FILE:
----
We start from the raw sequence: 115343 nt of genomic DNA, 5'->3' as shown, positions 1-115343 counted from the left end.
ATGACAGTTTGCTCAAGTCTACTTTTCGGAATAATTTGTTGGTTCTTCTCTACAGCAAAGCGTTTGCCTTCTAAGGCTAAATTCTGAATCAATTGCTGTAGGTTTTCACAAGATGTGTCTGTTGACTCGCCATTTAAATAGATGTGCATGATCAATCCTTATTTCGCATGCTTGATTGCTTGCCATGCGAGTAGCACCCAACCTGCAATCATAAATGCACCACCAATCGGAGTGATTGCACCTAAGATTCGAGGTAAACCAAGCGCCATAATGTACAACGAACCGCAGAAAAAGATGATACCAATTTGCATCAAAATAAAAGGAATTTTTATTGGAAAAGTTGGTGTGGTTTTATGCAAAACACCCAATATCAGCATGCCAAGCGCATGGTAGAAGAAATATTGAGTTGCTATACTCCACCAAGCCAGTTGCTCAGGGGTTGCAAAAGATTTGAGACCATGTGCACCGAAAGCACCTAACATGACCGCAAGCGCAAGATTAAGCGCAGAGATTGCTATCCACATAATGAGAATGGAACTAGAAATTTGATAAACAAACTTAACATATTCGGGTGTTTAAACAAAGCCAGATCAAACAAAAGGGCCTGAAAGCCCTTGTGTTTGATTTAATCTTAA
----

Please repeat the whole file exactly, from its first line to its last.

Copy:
We start from the raw sequence: 115343 nt of genomic DNA, 5'->3' as shown, positions 1-115343 counted from the left end.
ATGACAGTTTGCTCAAGTCTACTTTTCGGAATAATTTGTTGGTTCTTCTCTACAGCAAAGCGTTTGCCTTCTAAGGCTAAATTCTGAATCAATTGCTGTAGGTTTTCACAAGATGTGTCTGTTGACTCGCCATTTAAATAGATGTGCATGATCAATCCTTATTTCGCATGCTTGATTGCTTGCCATGCGAGTAGCACCCAACCTGCAATCATAAATGCACCACCAATCGGAGTGATTGCACCTAAGATTCGAGGTAAACCAAGCGCCATAATGTACAACGAACCGCAGAAAAAGATGATACCAATTTGCATCAAAATAAAAGGAATTTTTATTGGAAAAGTTGGTGTGGTTTTATGCAAAACACCCAATATCAGCATGCCAAGCGCATGGTAGAAGAAATATTGAGTTGCTATACTCCACCAAGCCAGTTGCTCAGGGGTTGCAAAAGATTTGAGACCATGTGCACCGAAAGCACCTAACATGACCGCAAGCGCAAGATTAAGCGCAGAGATTGCTATCCACATAATGAGAATGGAACTAGAAATTTGATAAACAAACTTAACATATTCGGGTGTTTAAACAAAGCCAGATCAAACAAAAGGGCCTGAAAGCCCTTGTGTTTGATTTAATCTTAA